Amazingly enough, Declan Burke, Irish crime novelist and reviewer, has managed to dig up Shakespeare's own treatise on writing. Yes, I could just post the discovery under my own name, but apparently theft is only allowed if you're a genius. Crime always pays, except when it doesn't...Here's the Bard's first rule of writing:
1. Write ye not a new tale if’t can at all be helped. Plunder thou yon histories, myths and pre-Renaissance Italian romances for plot, setting, character, structure, style and theme. If anyone notice, claim ye homage.
For the other nine, I'm afraid you're just going to have to hit the link.
Photography can be a bit hit and miss with me. Much of what gets raves in contemporary art culture leaves me a bit cold, and with photographs in particular, I can often feel that the virtues of composition don't make up for the fact that I can't connect in any meaningful way with them.
But coming across Massimo Vitali in the Winter 2009 issue of The Paris Review, I realize that I'm not that as jaded as I might think.
I'm sure we've all seen countless pictures of crowds on beaches and in the water. For me, at least, they are usually more interesting if they are historic shots. You tend to focus on what is different than today's beach fashion and etiquette, and maybe have a kind of ghostly people about people long vanished. Sometimes it's just the sheer density of the crowd that attracts the eye.
Somehow, though, Massali's photographs are all about individual human beings. Although the Paris Review article talks a bit about how he does it, I'm not sure that this goes a long way toward explaining how he manages this multi-individual focus. I think the comparison they make to Breughel is apt--you do see a vast crowd and then slowly stop and look at individual details. But the difference from Breughel is also instructive--Massali doesn't have entire control over who falls within the frame and who doesn't.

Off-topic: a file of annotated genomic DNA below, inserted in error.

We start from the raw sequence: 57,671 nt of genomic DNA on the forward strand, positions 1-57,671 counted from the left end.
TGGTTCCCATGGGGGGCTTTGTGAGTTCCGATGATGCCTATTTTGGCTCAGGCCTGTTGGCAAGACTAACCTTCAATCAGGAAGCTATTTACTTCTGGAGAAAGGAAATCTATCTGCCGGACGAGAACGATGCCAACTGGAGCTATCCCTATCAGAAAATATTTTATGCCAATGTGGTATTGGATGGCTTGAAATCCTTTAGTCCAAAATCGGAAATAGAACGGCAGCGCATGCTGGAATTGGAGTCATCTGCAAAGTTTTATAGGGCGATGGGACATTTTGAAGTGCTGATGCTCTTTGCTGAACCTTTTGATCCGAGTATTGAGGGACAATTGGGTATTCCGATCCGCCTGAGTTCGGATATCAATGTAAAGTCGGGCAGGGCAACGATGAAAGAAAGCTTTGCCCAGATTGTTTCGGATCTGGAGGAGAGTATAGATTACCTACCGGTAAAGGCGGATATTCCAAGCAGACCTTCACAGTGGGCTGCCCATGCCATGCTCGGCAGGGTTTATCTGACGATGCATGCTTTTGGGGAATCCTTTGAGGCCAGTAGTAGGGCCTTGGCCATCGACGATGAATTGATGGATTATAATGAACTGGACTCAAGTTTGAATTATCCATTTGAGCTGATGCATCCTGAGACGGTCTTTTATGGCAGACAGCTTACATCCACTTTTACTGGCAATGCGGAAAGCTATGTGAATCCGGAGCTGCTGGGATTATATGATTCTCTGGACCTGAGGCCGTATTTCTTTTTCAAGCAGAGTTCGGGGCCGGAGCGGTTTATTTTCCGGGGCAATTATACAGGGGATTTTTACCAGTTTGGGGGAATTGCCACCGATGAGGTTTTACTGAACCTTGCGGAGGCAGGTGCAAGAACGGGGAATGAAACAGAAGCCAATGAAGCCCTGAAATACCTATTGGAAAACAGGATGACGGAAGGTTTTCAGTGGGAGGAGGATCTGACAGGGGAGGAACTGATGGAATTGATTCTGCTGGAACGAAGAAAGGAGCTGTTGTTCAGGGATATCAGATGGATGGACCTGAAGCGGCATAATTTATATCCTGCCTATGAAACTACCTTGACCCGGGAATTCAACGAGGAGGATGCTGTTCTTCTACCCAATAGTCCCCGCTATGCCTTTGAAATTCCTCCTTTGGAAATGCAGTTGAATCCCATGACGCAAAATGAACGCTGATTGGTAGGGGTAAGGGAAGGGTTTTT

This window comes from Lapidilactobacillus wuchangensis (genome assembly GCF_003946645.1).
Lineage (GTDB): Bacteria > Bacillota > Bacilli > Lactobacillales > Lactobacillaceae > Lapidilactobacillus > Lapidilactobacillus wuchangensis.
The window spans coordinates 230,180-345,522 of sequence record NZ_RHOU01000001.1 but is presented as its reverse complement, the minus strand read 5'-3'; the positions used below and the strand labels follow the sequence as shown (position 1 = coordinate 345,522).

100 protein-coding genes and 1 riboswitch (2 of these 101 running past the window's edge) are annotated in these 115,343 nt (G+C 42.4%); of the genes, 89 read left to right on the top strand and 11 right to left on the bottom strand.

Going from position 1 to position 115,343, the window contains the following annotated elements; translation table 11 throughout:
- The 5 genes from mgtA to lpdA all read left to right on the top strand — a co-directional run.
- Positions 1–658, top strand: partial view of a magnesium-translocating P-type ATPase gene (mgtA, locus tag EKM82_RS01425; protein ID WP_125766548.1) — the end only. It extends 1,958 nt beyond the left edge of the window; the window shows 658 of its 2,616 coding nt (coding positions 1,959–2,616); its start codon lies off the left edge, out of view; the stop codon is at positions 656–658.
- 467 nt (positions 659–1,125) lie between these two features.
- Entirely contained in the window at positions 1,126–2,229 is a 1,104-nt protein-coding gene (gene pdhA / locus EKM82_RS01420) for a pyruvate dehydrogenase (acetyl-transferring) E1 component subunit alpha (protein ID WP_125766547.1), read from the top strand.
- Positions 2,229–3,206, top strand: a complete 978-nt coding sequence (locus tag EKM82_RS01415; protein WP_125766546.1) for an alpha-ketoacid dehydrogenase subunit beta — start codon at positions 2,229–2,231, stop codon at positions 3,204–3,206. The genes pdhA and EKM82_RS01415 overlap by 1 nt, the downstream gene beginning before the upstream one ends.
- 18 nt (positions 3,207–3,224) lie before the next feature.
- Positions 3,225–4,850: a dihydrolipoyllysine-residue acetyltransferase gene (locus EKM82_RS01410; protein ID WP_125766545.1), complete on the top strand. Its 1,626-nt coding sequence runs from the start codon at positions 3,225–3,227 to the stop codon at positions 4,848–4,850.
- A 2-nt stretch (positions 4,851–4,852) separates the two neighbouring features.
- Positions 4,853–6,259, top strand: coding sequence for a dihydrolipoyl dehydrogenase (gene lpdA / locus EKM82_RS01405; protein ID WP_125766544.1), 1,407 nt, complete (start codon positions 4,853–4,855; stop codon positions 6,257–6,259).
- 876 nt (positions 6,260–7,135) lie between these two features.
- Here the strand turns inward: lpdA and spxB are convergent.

And what people are doing in these pictures is not necessarily so entertaining (because foreign to us) as Breughels are of a long vanished culture. And yet Massali has a way of making them all dramatically interesting. You sense that they are all involved in their own life dramas, which are as interesting to them as your own are to you.
The palette, too, is beautiful, which is also surprising. The bright colors of contemporary swimwear against pale beaches and often pale tropical seas is striking. I think we tend to look on cheap commercial fashion colors, and yet seen from afar we can know it as both beautiful and vital.
In the end, I'm not sure that I have explained the allure of these photographs at all. What I can say is that I stopped and reveled in them for awhile in wonder.